As I mentioned in my post called “Beyond Charity – Introduction“, I’m reading John Perkins’ book Beyond Charity: The Call to Christian Community Development. Part One of the book is called “Our Vision”, and it is divided into three chapters: “Beyond Charity”, “From Quick Fixes to Felt Needs”, and “The Marks of an Authentic Church”.
In chapter 1, Perkins exhorts Christians to move beyond a charity mentality. He says:
America’s best intentions, most sincere thoughts, noblest efforts – all of these are useless to the urban poor if they do not connect with our personally defined, deepest felt needs. In fact, acts of charity can be dangerous because givers feel good about actions that actually accomplish very little, or even create dependency. The result is that their sense of satisfaction takes away any motivation to seek more creative long-range development strategies. Overcoming an attitude of charity is a difficult task because it requires givers to demand more of themselves than good will.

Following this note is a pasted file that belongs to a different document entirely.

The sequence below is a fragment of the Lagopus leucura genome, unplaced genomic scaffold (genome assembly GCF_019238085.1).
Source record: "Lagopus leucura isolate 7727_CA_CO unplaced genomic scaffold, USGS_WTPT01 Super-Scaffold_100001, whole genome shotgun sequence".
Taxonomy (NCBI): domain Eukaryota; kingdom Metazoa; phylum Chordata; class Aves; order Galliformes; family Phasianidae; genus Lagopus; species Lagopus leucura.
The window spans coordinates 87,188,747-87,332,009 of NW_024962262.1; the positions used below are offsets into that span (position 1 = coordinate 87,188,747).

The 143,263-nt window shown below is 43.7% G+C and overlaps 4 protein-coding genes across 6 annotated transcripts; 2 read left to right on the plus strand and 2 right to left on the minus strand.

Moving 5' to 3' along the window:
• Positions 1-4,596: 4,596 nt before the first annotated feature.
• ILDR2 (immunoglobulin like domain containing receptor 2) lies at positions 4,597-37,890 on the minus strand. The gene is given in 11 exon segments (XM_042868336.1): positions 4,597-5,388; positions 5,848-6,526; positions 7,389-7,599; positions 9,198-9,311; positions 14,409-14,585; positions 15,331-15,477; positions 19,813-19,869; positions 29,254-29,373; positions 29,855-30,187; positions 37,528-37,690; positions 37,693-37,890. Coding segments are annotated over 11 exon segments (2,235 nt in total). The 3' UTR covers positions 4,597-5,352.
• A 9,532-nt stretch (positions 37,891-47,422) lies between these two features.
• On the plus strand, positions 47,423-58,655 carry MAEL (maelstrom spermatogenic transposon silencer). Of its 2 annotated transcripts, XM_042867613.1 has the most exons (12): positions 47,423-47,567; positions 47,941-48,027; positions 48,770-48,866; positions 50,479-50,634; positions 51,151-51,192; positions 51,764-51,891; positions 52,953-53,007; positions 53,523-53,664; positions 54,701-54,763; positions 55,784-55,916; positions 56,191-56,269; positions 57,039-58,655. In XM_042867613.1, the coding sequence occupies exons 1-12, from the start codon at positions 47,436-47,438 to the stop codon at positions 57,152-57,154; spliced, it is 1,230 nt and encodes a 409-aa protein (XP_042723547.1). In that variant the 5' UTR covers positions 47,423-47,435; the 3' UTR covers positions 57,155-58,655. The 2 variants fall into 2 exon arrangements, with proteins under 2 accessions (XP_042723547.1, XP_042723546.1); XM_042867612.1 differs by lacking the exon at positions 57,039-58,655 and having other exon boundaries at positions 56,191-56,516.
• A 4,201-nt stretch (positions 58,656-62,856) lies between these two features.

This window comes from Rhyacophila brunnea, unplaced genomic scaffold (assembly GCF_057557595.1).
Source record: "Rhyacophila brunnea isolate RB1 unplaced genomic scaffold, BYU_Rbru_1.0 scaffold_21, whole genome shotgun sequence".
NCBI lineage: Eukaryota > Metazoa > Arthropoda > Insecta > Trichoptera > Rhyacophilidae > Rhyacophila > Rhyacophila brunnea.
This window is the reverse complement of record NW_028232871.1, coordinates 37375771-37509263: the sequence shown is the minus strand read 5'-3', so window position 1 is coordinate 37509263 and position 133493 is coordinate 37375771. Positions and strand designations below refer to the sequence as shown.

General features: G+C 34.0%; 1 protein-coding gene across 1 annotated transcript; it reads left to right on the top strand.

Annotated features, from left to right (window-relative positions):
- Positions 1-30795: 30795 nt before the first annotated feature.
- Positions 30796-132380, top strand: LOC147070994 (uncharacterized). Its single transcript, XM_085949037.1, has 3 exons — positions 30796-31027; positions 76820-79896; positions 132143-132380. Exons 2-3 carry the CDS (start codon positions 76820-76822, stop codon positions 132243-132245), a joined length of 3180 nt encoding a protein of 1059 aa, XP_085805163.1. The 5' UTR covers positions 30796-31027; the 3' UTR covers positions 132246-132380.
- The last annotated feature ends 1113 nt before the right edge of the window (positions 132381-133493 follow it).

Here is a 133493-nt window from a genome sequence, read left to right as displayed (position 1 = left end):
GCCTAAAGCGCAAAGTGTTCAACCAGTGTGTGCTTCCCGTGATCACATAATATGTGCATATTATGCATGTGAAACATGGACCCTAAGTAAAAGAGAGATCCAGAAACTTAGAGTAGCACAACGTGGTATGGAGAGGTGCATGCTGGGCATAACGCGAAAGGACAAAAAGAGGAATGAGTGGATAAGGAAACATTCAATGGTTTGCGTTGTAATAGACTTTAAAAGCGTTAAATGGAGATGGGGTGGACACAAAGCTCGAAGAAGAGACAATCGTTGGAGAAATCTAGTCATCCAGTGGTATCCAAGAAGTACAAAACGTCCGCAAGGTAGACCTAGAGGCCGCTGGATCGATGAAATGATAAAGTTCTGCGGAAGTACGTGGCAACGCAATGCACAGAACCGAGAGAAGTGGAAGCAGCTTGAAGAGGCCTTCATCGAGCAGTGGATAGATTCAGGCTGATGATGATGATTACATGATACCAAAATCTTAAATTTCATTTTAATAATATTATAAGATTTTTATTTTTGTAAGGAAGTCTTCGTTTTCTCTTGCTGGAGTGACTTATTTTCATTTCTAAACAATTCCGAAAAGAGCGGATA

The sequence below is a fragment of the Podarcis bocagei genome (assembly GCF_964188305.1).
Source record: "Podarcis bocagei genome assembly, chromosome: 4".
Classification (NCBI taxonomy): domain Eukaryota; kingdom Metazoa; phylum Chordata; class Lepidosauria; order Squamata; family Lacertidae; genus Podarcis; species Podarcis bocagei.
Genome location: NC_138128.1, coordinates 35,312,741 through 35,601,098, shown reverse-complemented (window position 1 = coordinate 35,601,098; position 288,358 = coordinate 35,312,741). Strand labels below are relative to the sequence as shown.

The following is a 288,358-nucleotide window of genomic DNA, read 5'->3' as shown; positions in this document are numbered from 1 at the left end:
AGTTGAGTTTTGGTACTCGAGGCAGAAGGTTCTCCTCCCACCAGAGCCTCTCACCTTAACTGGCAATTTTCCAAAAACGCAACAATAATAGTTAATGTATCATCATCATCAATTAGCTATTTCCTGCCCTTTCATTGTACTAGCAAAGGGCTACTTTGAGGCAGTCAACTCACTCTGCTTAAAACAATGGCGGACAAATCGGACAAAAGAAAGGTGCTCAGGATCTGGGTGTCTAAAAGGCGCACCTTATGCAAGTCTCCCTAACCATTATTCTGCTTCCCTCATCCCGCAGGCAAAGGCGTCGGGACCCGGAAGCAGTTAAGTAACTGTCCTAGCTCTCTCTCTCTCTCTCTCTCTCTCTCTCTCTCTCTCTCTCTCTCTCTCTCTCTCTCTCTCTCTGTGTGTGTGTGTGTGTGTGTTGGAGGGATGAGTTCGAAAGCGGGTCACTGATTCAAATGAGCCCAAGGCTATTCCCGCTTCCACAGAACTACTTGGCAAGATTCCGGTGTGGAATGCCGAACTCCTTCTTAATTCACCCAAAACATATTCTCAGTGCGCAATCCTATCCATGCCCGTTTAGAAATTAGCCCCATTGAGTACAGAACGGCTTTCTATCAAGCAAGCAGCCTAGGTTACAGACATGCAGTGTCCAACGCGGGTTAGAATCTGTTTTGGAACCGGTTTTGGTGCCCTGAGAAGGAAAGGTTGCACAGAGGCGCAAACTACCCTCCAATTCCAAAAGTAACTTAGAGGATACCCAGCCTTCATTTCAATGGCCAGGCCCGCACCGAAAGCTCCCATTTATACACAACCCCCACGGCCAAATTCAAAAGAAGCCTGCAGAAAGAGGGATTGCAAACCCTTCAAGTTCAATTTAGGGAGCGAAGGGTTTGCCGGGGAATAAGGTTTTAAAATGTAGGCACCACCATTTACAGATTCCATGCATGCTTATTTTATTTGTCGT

“Charity” is an interesting word. Once, the word “charity” was used by Bible translators to translate the Greek word for God’s sacrificing love. The word “charity” meant demonstrating a love that was consistent and selfless; a love that originated with God, worked by the Spirit of God, and demonstrated to the glory of God.
Today, a common definition of “charity” is “a kindly and lenient attitude toward people”. Thus, today “charity” may cause you to give a few dollars, but it rarely causes you to give your life. The poor, the sick, the needy, the widows, the orphans, the foreigners don’t need a few dollars in the long run. They need someone willing to love them with the love of God.
Perkins lists several obstacles for going beyond charity to offering lasting help for “the least” among us: a charity mentality, racial polarization, a victim mentality and self-doubt, and government programs. Notice that some of these obstacles are carried out by those attempting to help, while other obstacles are caused by “the least” themselves.